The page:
half of Illinois’ approximately 2 million students qualify as low
income, increasing from 37.9 percent to 49 percent since 2008, according
to the ISBE.
“Research tells us that children in areas of
concentrated poverty often experience higher levels of stress and can
exhibit more severe behavioral and emotional problems than children
overall,” the report reads. "These difficulties often impact a child’s likelihood of success in
school, leading to lower achievement scores and higher dropout rates."
The Chicago City Council will hold hearings on what are rumored to be
80 to 120 neighborhood school closings, according to Ald. Latasha Thomas (17th),
head of the council's education committee.
Thomas, who as education
chairperson must convene such a panel, has previously been silent on a
resolution signed by 32 aldermen calling for a school closing hearing. She told
Progress Illinois that she would “absolutely” hold such a hearing.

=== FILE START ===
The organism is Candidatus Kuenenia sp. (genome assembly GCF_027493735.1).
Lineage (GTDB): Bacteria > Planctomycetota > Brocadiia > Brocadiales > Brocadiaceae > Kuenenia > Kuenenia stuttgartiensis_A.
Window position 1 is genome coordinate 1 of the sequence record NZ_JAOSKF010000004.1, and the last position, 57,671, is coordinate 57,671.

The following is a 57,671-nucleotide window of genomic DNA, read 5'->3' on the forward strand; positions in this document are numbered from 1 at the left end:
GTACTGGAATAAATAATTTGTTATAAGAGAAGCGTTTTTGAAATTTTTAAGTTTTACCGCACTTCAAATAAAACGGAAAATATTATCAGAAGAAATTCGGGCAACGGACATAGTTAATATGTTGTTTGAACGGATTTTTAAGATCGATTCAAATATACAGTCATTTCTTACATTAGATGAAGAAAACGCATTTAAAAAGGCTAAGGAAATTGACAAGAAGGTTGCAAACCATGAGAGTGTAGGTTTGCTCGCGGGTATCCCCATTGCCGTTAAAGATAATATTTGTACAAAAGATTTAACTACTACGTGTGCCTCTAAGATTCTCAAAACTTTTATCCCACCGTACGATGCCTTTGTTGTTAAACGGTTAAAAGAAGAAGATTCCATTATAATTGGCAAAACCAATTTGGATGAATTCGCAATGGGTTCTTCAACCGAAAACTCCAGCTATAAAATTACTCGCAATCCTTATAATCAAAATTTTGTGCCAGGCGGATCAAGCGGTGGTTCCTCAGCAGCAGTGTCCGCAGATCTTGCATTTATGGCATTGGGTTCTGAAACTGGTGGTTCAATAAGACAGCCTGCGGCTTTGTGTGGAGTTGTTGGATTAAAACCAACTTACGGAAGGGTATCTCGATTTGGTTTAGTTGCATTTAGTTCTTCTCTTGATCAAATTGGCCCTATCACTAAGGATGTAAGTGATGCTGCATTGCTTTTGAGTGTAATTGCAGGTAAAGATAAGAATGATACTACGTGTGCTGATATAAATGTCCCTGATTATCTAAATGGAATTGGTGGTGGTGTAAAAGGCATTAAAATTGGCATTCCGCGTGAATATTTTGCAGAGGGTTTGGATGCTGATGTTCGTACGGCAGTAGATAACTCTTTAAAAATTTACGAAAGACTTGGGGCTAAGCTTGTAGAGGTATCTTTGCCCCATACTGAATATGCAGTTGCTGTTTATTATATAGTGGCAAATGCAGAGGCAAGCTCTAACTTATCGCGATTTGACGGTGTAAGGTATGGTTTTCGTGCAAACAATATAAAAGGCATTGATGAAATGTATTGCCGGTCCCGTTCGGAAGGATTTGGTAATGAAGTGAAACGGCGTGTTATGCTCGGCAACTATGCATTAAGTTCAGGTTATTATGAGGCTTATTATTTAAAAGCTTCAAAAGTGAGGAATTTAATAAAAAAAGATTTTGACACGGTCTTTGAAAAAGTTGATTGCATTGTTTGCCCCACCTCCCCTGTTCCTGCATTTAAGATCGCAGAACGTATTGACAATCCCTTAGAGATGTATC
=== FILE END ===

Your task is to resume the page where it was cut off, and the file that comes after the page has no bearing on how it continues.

Despite the drumbeat of fiscal austerity that lead to other significant social service cuts, the Illinois General Assembly last week actually passed a budget for next year with meaningful increases – yes, increases – in money for key state programs to help the homeless, and those in danger of becoming homeless.
The state did this through taking money from a trust fund reserved for affordable housing. In an ideal world for homeless service providers, money to fund their work would have come from general revenue funds.
More than 120 volunteers in Chicago will be heading to homeless shelters to try to collect names of the city's homeless for a name registry. The effort is part of a nationwide campaign to find 100,000 homes for some of the nation's most vulnerable.